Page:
Research from 2016 found that those who chose time over money are happier. More recently, in 2019, researchers at the University of British Columbia found similar results.
“People who value time make decisions based on meaning versus money,” said study leader Ashley Whillans, an assistant professor of business administration at Harvard Business School. “They choose to do things because they want to, not because they have to.”
There’s a caveat here. You still need that cold, hard cash to live. After all, you need to eat, have a roof over your head, and some sort of fonds to make memories. The thing is though, money can only buy some happiness. Once people have reached the $95,000 threshold, “further increases in income tended to be associated with reduced life satisfaction and a lower level of well-being.”
Time makes you more successful.
We all have our own definitions of success. But, to me, it’s not how much you have the bank or title you’ve earned at work.
Instead, my definition of success can be productive and effective so that you can live the life you want. It’s not putting off the things that you find valuable, like relationships, learning, or your health. Success has the power to say “no.” And, it’s living following your goals and values.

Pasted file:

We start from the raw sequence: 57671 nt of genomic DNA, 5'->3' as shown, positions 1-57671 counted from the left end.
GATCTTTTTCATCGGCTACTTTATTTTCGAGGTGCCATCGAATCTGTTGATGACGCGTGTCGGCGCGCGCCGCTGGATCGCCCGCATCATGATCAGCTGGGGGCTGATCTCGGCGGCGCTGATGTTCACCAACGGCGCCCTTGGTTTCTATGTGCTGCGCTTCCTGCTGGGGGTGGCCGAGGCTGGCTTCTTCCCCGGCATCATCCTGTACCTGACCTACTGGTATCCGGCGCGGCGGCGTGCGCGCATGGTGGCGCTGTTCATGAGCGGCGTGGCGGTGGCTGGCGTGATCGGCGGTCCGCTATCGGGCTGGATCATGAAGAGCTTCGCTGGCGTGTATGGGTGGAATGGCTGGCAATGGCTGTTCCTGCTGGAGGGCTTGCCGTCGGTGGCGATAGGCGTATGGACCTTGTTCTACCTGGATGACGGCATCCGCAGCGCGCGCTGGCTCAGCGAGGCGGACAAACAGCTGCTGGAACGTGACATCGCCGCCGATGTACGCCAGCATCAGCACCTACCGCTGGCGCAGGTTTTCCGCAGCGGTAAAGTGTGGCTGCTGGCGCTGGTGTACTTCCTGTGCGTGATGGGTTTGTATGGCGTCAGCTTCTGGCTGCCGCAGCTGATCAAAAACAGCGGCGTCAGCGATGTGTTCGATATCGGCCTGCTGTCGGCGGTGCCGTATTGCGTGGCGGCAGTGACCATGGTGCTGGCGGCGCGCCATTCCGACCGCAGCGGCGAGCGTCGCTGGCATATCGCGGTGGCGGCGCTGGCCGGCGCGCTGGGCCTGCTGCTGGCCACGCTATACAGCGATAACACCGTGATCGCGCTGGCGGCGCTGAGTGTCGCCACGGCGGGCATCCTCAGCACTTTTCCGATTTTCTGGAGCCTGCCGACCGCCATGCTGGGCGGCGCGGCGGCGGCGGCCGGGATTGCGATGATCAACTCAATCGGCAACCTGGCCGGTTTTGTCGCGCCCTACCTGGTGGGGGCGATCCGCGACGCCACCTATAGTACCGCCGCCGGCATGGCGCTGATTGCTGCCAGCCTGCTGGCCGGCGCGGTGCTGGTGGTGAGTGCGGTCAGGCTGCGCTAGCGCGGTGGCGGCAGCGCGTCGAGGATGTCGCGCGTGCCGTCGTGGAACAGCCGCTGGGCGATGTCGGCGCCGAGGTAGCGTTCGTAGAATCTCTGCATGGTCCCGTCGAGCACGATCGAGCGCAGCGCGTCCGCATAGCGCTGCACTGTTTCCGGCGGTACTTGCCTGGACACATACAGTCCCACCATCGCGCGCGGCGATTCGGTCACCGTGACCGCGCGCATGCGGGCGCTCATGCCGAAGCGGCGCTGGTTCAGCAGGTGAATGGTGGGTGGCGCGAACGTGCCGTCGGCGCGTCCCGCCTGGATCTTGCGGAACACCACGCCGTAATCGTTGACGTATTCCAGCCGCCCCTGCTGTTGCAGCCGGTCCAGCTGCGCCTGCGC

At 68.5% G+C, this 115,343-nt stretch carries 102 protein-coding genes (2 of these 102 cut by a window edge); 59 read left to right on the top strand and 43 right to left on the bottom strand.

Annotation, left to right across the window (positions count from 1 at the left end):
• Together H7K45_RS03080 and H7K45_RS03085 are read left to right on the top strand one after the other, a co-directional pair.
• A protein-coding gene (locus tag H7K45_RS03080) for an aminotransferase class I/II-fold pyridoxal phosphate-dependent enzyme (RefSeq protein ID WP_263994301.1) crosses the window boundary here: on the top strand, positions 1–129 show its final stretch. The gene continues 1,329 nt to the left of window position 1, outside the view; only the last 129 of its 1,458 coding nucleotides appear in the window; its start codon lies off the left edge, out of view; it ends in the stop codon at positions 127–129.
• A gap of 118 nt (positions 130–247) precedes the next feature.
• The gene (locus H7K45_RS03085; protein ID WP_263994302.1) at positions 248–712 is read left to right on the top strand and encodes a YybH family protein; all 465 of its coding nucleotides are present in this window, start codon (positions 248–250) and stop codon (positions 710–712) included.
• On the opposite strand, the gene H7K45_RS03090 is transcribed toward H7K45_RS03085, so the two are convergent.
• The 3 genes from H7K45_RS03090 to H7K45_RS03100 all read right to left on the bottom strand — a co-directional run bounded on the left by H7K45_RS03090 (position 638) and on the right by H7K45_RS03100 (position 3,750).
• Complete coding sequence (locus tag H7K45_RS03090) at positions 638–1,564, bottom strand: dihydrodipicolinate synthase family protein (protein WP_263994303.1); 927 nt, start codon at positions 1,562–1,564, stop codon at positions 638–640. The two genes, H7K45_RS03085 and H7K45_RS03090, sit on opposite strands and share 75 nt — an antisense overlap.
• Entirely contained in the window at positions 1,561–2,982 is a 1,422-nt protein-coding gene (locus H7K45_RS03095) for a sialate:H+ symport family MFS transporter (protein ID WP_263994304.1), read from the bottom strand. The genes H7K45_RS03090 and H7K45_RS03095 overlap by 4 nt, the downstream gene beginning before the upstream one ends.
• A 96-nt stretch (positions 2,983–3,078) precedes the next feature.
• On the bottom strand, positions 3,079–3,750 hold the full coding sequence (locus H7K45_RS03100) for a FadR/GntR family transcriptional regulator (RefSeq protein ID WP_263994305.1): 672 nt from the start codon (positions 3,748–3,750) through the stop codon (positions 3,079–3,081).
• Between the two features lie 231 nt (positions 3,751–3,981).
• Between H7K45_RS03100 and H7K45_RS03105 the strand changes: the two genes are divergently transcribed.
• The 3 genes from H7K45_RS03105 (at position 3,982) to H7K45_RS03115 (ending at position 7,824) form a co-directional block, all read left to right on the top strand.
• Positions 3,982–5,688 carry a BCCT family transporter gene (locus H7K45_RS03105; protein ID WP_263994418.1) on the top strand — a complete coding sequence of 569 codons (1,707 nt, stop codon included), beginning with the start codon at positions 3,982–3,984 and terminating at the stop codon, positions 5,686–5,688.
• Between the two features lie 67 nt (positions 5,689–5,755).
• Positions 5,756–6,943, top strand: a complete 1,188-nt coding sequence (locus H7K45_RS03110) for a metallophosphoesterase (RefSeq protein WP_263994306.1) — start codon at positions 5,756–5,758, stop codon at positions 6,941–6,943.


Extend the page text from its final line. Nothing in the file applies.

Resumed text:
None of that is possible without realizing that time is your most valuable asset. For example, how can you be a successful leader that preaches the benefits of work-life balance when you’re working 80 plus hours per week? Besides not setting an example, that’s not aligning with your goals.
How You Can Protect Your Most Valuable Asset
So, if you’re tired of wasting your valuable time, then you need to protect it at all costs. That may sound extreme. But I’m serious. As Jim Rohn said, “Either you run the day, or the day runs you.”
Learn how to prioritize your time.
The only way that you’re going to guard your time, then you first need to know how you want to spend exactly. Of course, this is going to vary from person to person. And it may change throughout the years.